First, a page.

• These agents carry out a variety of tasks. They conduct health promotion and prevention activities, oversee whether family members are complying with any treatment they might be receiving, and effectively manage the relationship between citizens and the healthcare system.
  • The strategy works: a large body of research shows that the programme has drastically reduced IMR and increased adult labour supply.
  • Equally impressive has been its expansion, from 4% of coverage in 2000 to up to 64% of the overall population in 2015; it was able to reach even the rural areas and the poorest States of the country.
  • The major challenge is that a one-size-fits-all approach for such heterogeneous regional realities is inconceivable.
  • States such as Tamil Nadu, Sikkim, and Bihar differ in so many ways and this diversity must be met by an intricate combination of standardised programmes and autonomy to adopt policies according to their characteristics.

Example for India by Healthcare system in Brazil:

India must record details of improvement in terms of access, production and population health on a year-by-year basis.

A starting point for this daunting task is funding. Public health expenditure is still very low in India, at around 1.3% of GDP in the 2017-2018 fiscal year.

A study conducted by the Brazil-based Institute for Health Policy Studies (IEPS) forecasts that public health spending in Brazil will need to increase by nearly 1.6 percentage points of the GDP by 2060 in order to cover the healthcare needs of a fast-ageing society.

National Health Identification Card scheme can be integrated by making use of Aadhar ecosystem so as to create a better system of coordination between public and private sector healthcare institutions regulated by the Health Agency.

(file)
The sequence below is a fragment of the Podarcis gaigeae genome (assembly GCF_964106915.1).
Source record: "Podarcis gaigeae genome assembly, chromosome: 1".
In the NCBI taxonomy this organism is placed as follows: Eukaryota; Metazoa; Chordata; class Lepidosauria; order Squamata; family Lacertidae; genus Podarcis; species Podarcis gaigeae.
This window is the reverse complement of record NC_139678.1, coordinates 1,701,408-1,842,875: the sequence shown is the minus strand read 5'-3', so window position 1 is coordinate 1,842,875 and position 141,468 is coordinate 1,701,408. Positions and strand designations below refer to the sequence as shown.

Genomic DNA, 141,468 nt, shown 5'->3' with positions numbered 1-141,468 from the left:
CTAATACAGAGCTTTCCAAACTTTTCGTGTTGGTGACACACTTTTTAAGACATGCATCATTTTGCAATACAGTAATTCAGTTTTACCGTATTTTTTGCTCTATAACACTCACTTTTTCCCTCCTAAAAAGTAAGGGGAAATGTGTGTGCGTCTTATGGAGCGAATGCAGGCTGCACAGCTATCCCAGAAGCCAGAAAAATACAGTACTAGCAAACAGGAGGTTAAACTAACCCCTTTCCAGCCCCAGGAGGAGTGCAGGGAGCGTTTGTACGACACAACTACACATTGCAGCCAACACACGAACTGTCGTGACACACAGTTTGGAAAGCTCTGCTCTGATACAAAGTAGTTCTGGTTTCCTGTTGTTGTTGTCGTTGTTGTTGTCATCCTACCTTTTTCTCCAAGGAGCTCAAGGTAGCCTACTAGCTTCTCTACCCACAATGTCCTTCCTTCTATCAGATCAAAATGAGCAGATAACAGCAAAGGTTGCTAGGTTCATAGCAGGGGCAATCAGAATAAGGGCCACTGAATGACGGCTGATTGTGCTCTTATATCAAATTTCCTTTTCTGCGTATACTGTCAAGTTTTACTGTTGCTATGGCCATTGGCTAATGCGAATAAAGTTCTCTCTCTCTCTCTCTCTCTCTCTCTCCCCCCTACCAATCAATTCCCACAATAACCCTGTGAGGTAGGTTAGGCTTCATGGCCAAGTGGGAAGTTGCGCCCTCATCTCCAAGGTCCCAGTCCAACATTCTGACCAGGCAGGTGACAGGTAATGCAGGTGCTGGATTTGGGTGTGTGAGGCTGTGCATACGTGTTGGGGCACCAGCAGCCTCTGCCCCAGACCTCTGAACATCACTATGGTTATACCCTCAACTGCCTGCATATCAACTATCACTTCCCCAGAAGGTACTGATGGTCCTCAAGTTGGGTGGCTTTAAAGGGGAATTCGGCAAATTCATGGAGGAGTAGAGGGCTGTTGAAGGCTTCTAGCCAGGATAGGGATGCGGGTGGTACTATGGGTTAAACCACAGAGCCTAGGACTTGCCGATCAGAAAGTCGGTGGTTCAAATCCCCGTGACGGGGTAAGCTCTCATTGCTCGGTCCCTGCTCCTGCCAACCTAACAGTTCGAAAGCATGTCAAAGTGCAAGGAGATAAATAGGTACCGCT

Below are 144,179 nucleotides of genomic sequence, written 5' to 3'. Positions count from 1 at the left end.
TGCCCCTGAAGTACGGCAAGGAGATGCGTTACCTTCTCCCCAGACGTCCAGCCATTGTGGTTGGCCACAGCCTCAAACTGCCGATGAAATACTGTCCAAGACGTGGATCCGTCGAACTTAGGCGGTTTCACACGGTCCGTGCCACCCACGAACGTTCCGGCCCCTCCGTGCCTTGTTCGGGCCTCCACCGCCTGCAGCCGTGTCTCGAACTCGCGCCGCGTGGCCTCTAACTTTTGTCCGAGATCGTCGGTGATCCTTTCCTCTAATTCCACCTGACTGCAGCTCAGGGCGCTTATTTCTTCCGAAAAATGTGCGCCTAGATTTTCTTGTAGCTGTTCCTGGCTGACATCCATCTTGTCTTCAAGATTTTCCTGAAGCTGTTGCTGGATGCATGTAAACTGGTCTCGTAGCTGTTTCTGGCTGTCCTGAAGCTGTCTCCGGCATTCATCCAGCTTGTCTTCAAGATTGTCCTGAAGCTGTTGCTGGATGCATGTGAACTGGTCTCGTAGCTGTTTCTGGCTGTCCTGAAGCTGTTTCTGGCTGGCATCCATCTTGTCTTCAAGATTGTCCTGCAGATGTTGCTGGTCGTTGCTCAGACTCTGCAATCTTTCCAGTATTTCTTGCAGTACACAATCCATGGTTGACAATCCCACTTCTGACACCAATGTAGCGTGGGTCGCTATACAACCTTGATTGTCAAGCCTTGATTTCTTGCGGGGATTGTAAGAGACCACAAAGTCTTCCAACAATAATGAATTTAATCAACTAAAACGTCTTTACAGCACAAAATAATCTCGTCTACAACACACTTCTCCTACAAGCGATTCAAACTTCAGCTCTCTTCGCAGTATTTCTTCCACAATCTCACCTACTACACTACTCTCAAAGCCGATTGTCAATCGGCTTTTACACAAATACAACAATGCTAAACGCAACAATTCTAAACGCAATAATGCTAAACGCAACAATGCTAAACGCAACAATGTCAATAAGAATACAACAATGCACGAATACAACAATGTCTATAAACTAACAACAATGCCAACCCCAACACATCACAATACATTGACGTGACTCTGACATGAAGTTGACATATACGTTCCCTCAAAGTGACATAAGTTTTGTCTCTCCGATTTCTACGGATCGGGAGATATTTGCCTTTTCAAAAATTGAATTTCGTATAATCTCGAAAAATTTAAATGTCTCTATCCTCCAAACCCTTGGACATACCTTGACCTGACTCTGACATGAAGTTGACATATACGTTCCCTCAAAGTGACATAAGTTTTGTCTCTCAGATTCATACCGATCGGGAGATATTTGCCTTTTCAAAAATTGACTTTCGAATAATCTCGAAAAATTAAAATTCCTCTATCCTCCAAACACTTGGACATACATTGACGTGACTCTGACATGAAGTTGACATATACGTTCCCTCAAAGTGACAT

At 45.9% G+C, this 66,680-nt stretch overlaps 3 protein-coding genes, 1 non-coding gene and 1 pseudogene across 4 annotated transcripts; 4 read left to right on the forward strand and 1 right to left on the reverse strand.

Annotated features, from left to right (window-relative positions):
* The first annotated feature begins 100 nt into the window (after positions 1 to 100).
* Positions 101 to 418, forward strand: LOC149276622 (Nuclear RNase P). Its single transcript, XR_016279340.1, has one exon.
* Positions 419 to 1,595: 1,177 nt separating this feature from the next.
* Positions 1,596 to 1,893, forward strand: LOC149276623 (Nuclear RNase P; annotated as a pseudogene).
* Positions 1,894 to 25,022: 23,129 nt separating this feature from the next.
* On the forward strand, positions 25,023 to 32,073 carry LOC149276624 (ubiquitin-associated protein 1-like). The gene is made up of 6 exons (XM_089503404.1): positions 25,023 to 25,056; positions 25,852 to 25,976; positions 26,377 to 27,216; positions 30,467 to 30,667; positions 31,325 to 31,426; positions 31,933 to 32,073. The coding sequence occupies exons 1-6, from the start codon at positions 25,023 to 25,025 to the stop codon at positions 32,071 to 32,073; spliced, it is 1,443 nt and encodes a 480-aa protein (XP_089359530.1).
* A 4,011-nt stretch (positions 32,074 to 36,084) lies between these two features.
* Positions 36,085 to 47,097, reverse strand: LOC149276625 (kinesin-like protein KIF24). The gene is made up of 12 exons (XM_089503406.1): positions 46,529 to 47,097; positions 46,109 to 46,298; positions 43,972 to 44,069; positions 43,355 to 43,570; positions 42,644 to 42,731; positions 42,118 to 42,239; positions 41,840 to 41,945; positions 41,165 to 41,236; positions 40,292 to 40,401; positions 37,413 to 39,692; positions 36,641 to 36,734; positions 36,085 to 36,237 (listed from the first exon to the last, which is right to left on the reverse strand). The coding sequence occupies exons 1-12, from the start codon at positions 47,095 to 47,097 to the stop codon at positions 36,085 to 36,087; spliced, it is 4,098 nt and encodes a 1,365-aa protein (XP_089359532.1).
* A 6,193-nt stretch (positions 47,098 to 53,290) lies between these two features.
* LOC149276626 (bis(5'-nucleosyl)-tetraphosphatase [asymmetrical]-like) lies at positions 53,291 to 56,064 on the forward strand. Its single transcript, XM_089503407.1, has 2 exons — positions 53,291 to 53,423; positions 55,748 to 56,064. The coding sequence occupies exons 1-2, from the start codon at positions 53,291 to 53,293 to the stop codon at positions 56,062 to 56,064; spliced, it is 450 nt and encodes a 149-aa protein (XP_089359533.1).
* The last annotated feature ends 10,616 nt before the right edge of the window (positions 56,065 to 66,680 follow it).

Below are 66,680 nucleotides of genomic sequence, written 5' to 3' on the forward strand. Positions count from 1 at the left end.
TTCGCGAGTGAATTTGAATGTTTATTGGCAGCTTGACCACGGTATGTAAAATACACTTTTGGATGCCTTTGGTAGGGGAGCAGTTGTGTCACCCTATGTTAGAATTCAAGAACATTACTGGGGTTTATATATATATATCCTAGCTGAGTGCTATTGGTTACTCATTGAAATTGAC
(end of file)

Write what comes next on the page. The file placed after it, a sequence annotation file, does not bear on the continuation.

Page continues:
The cost of the universal health system in Brazil averages around $600 per person, while in the U.K., this number reaches $3.428.

A partnership for health between the government or an institution and the community is based on the commitment of both actors to actively collaborate to support the quality of health services or to make public health programmes more effective.

This formal or informal collaboration can only be established if political leaders and administrators take on a specific commitment to social development and if the society is ready to assume its responsibility.

Conclusion:

Achieving universal coverage in India, a country with a population of 1.3 billion, is a challenge of epic proportions.

Hence, the advances in this field should be seen not in binaries but judged by its steady growth and improvement.

The health system is responsible for ensuring high-quality accessible health services, for providing clear information and advice on the benefits of health to the community and for facilitating its early involvement in assessing the situation, defining the problem and managing the action.

Moreover, regional disparities in terms of resources and institutional capabilities must be addressed. This diversity, nevertheless, can be a powerful source of policy innovation and creativity.